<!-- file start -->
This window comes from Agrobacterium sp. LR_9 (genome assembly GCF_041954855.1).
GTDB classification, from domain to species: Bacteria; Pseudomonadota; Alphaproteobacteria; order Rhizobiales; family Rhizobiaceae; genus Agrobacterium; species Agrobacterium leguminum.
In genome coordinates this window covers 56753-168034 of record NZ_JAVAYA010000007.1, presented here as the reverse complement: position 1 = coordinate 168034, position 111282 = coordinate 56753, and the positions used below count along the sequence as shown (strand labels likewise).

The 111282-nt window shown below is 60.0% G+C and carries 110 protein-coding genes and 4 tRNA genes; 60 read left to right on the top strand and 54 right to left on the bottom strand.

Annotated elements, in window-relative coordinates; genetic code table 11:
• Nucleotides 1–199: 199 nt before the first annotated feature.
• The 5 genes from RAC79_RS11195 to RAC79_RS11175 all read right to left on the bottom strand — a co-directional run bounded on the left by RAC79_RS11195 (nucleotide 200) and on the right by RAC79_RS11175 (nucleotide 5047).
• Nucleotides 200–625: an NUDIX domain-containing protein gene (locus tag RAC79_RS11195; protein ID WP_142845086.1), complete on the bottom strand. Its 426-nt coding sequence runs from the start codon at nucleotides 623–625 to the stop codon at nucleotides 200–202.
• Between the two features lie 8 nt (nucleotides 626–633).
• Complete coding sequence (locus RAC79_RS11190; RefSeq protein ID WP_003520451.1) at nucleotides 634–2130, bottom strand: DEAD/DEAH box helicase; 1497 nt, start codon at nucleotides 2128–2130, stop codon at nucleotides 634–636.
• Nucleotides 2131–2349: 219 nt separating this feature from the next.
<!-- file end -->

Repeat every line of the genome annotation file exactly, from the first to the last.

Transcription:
This window comes from Agrobacterium sp. LR_9 (genome assembly GCF_041954855.1).
GTDB classification, from domain to species: Bacteria; Pseudomonadota; Alphaproteobacteria; order Rhizobiales; family Rhizobiaceae; genus Agrobacterium; species Agrobacterium leguminum.
In genome coordinates this window covers 56753-168034 of record NZ_JAVAYA010000007.1, presented here as the reverse complement: position 1 = coordinate 168034, position 111282 = coordinate 56753, and the positions used below count along the sequence as shown (strand labels likewise).

The 111282-nt window shown below is 60.0% G+C and carries 110 protein-coding genes and 4 tRNA genes; 60 read left to right on the top strand and 54 right to left on the bottom strand.

Annotated elements, in window-relative coordinates; genetic code table 11:
• Nucleotides 1–199: 199 nt before the first annotated feature.
• The 5 genes from RAC79_RS11195 to RAC79_RS11175 all read right to left on the bottom strand — a co-directional run bounded on the left by RAC79_RS11195 (nucleotide 200) and on the right by RAC79_RS11175 (nucleotide 5047).
• Nucleotides 200–625: an NUDIX domain-containing protein gene (locus tag RAC79_RS11195; protein ID WP_142845086.1), complete on the bottom strand. Its 426-nt coding sequence runs from the start codon at nucleotides 623–625 to the stop codon at nucleotides 200–202.
• Between the two features lie 8 nt (nucleotides 626–633).
• Complete coding sequence (locus RAC79_RS11190; RefSeq protein ID WP_003520451.1) at nucleotides 634–2130, bottom strand: DEAD/DEAH box helicase; 1497 nt, start codon at nucleotides 2128–2130, stop codon at nucleotides 634–636.
• Nucleotides 2131–2349: 219 nt separating this feature from the next.